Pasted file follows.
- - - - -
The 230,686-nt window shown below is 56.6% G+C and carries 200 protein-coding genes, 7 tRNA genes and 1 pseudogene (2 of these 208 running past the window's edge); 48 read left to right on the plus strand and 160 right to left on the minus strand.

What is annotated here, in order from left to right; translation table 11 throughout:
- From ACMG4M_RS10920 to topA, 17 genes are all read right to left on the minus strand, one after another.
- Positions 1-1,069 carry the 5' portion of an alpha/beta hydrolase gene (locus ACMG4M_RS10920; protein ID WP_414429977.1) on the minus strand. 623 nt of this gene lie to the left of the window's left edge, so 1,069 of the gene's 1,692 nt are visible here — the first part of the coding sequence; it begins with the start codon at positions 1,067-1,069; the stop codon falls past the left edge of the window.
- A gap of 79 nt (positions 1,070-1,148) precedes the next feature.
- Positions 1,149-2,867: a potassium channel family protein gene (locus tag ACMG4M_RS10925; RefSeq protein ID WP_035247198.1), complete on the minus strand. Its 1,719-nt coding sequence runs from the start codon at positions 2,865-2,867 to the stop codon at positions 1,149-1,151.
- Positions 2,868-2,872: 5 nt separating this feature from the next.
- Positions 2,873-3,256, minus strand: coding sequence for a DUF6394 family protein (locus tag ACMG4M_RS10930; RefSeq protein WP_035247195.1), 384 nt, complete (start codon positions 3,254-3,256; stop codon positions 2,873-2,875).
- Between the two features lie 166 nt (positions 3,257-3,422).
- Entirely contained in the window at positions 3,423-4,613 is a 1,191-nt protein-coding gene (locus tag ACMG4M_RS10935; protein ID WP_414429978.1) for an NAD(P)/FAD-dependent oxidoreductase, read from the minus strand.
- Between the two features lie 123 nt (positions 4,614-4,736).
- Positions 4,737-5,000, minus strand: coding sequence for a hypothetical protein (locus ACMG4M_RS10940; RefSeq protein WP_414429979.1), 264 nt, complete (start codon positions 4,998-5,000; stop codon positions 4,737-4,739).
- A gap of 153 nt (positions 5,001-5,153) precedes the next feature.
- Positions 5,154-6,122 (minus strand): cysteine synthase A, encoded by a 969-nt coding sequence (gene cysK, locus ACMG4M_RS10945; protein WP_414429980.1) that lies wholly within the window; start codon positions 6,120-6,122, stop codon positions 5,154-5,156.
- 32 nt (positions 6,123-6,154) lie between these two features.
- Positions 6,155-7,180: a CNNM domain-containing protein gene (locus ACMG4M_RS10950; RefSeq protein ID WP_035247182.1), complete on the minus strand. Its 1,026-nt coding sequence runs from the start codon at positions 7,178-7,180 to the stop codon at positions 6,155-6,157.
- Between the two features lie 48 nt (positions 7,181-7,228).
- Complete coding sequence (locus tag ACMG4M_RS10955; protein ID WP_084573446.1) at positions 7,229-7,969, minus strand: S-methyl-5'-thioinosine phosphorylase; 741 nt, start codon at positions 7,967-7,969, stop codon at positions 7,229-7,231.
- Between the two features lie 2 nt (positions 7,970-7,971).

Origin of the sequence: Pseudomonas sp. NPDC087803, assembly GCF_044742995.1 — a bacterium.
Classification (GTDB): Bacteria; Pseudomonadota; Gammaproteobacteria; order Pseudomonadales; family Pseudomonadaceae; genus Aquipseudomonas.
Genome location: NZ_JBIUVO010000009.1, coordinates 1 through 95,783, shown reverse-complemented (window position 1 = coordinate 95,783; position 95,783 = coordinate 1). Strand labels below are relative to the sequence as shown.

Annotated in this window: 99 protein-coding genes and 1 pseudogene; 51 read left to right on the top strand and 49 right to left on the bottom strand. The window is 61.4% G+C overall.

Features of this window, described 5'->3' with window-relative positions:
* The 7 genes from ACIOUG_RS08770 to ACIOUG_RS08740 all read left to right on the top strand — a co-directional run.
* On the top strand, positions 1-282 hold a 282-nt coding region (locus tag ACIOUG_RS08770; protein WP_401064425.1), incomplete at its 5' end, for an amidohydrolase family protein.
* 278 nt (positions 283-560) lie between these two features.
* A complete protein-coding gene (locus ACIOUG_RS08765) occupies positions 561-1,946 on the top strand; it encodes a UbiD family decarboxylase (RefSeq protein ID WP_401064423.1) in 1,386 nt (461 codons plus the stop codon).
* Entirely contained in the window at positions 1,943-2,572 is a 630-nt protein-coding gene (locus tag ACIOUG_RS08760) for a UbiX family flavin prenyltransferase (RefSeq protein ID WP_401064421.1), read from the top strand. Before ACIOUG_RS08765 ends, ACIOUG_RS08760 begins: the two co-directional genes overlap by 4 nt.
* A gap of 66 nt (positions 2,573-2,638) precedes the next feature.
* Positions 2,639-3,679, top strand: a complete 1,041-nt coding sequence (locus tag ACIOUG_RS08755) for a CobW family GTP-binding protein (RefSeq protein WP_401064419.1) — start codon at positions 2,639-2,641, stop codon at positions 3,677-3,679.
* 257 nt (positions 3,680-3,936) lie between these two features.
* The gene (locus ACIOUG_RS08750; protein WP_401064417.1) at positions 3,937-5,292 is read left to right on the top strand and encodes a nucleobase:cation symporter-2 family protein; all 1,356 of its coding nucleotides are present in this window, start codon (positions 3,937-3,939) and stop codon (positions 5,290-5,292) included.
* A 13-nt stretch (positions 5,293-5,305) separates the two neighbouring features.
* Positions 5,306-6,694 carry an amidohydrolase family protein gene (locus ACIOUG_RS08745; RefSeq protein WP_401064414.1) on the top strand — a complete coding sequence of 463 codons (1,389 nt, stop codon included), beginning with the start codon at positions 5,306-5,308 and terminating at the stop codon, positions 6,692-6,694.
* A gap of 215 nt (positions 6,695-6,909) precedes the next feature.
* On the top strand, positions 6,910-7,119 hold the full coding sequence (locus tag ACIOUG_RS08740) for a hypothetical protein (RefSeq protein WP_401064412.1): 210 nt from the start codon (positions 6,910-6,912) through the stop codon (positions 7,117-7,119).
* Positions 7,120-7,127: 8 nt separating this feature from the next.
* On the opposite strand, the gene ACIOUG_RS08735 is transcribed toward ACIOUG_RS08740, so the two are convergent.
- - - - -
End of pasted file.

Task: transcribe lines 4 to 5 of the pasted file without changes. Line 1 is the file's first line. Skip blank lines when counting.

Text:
- Positions 1-1,069 carry the 5' portion of an alpha/beta hydrolase gene (locus ACMG4M_RS10920; protein ID WP_414429977.1) on the minus strand. 623 nt of this gene lie to the left of the window's left edge, so 1,069 of the gene's 1,692 nt are visible here — the first part of the coding sequence; it begins with the start codon at positions 1,067-1,069; the stop codon falls past the left edge of the window.
- A gap of 79 nt (positions 1,070-1,148) precedes the next feature.